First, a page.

Rebel politics keeps Nagaland trade hub on boil
This commercial hub in India's northeast is on the boil with armed men killing, kidnapping and terrorising people, casting a shadow on the Naga peace process ahead of the March 5 state assembly polls.
Attacks against non-tribal traders began a few months ago and, despite heightened police and paramilitary vigil in Dimapur, a bustling town, armed militants lobbed a grenade at a hardware store on Wednesday, killing its manager and injuring two others.
Dimapur is the biggest town in Nagaland and the only place in the entire state to have a railhead. The supplies of all essentials and other commodities to the rest of the state originate from this commercial hub.
On Thursday shops and businesses were down in Dimapur in protest against Wednesday's attack that led to the death of a trader. The Dimapur Naga Students' Union took out a protest march through the town.
The National Socialist Council of Nagaland faction headed by Isak Chishi Swu and Thuingaleng Muivah (NSCN-IM) has blamed cadres of a small breakaway group headed by its former leader Azheto Chophy to be behind the attacks on non-tribal traders in the town.
"The authorities have chosen to turn a blind eye to these activities and this goes to indicate that the government of India is patronising the breakaway bunch of cadres," V. Horam, a senior NSCN-IM leader, told IANS.
Horam said cadres belonging to the breakaway group have been indulging in kidnappings for ransom and have even killed a "few people" for their failure to pay up.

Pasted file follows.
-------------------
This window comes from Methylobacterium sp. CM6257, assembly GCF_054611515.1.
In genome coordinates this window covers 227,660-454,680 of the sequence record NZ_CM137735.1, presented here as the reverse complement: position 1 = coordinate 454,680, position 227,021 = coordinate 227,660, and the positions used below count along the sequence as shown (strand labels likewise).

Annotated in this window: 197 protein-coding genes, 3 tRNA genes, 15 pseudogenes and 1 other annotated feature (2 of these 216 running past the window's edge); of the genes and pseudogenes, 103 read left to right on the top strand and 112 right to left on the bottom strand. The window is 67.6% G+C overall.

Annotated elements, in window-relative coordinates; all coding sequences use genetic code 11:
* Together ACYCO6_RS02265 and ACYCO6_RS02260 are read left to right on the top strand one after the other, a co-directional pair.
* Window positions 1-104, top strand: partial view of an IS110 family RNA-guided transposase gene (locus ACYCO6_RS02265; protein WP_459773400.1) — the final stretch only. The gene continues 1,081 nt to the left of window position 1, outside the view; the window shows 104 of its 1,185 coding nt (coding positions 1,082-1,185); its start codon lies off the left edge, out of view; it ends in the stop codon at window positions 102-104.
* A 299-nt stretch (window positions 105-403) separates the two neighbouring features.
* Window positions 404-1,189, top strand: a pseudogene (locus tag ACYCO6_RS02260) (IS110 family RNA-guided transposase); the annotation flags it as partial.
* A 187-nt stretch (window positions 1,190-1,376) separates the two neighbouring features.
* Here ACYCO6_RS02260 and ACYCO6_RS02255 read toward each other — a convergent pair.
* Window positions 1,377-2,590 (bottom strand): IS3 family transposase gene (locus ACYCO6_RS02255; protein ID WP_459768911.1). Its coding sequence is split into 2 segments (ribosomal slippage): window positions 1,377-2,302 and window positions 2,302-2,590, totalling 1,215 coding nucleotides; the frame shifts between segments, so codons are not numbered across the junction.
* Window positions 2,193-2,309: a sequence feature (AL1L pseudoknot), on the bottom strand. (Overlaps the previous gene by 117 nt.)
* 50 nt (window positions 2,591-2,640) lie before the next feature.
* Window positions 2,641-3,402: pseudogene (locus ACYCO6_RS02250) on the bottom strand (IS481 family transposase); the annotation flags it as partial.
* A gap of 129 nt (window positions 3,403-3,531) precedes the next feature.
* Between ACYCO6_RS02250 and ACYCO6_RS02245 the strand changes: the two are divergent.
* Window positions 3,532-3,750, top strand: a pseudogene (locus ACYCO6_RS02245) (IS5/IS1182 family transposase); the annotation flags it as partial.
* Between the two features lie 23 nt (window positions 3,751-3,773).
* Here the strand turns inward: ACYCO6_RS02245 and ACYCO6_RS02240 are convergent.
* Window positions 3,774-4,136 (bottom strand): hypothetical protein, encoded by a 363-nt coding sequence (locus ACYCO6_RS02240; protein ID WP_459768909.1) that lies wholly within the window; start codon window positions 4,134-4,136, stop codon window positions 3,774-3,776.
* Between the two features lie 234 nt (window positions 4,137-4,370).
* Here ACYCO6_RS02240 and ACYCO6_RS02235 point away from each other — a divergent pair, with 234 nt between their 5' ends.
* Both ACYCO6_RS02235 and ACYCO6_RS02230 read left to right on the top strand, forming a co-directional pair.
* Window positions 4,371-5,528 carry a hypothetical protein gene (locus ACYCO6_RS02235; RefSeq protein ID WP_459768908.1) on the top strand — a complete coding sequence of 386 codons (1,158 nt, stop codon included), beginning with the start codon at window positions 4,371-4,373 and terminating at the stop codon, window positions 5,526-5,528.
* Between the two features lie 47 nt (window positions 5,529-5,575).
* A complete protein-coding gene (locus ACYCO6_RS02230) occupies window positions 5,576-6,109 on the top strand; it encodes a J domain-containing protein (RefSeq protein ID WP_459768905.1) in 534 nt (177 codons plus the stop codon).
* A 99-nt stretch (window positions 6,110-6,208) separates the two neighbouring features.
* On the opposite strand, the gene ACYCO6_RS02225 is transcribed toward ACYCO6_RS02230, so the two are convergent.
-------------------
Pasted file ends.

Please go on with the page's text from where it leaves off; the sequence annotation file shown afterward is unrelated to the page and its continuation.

Police said there was tension, but they were taking the required measures.
"Some tension is there and we have placed paramilitary troopers on alert in the city, besides round-the-clock mobile patrols and special operation teams in civvies to check any attempts at extortion," Tukhavi (one name), a sub-divisional police officer of Dimapur, told IANS.
"We shall not allow anybody to take law into their hands."
The NSCN-IM had clamped what it called "an emergency" Jan 12 to stop an internal revolt after some 50 cadres left the group to form the NSCN (Unification) under Chophy's leadership.
The NSCN-IM, pressing for a Naga homeland in northeastern India, has been engaged in peace talks with the Indian government ever since entering into a ceasefire agreement with New Delhi in July 1997.
Over the years, the group appears to be keen on unifying the Naga-inhabited areas in the states of Manipur, Assam and Arunachal Pradesh with the Naga majority state of Nagaland.
The former NSCN-IM leader Chophy held talks with the rival NSCN-Khaplang group in December last year, announced the merger of the two factions, and renamed the outfit as NSCN. This development indicated that all was not well within the NSCN-IM and that the group was witnessing internal dissent.
The unrest in Dimapur is significant because Nagaland is currently under president's rule and is on an election mode with the polls fixed for March 5. The prevailing situation is likely to cast a big shadow on the coming elections that is going to see a fight between the ousted Democratic Alliance of Nagaland (DAN), and the Congress, which is desperate to stage a comeback.
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